He alternates his experiences with information about Bingham’s life and experiences as well as Inca history and culture. Adams points out that Bingham didn’t “discover” Machu Picchu because it was never lost. The Peruvians always knew where it was. But Bingham did popularize it.
I’m doing revisions at the moment, so I don’t have as much time to read as I sometimes do. When I can’t read–getting sucked into a book just torpedoes the chance of accomplishing anything else–I daydream, thinking of crocuses and spring. I pull up pictures in iPhoto and look at them and remember the sun on my face and a warm breeze stirring the air. I think of fun things I did when the weather was warmer.
For example, this is a photo of me with Supergirl at Dragon*Con a couple of years back. Looking for a photo made me realize I haven’t had one taken at the con in a while. It’s always hot in Atlanta over Labor Day, hot and muggy, and the chill of air conditioning is a relief. Yesterday, though, I wouldn’t have minded a dose of muggy heat.
You may remember that the dh and I visited the Okefenokee again last November. Here’s a photo of the path to the Chesser Island Homestead. I love paths like this. You can imagine they lead anywhere.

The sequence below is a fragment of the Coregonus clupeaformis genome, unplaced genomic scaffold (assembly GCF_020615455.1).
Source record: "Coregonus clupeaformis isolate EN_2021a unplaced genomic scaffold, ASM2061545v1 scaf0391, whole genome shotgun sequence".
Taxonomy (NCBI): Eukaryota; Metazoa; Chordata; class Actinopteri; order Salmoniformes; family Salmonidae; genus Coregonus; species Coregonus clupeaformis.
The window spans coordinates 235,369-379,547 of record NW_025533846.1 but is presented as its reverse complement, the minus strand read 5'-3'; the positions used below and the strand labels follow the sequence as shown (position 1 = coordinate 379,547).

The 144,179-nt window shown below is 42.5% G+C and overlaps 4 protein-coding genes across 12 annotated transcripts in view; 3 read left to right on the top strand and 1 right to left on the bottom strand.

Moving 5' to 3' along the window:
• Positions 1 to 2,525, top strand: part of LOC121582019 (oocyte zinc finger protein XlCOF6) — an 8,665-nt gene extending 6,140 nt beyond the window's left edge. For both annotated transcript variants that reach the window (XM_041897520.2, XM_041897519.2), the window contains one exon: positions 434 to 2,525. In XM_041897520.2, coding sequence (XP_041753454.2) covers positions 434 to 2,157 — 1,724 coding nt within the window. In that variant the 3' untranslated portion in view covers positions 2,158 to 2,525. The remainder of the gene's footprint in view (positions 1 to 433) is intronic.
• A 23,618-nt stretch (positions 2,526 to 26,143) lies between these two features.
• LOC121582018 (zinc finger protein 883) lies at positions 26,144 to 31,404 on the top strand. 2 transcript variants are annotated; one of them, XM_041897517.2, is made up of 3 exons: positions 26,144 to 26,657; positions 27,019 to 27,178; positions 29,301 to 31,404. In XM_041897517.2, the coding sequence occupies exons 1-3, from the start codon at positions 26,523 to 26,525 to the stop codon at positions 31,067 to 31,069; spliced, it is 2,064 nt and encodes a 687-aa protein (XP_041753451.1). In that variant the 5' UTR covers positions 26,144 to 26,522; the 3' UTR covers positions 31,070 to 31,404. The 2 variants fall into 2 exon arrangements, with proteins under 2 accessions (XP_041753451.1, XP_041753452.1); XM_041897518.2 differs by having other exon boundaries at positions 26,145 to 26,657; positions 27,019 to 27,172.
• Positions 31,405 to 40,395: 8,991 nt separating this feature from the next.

The day after I took that shot, we spent four hours riding in a covered boat in shirt sleeves and were comfortable, sometimes a bit warm, even, during the day. As you can see, we had beautiful weather for our trip, sunny with temperatures in the seventies. Only as we were leaving on Sunday did the sky start to cloud over and threaten rain, and even then the day felt warm, not like November usually is in North Carolina.
Thinking about sunny days and summer travels helps me shake off the winter doldrums, just as reading helps me escape and tea warms me up.
Do you love cold temperatures, snow and ice, or do you have to compensate? How do you cope? I’ll give a signed Renegade bound manuscript, one of only five the publisher printed, to one commenter today. Be sure to check back at 11:30 tonight to see who won.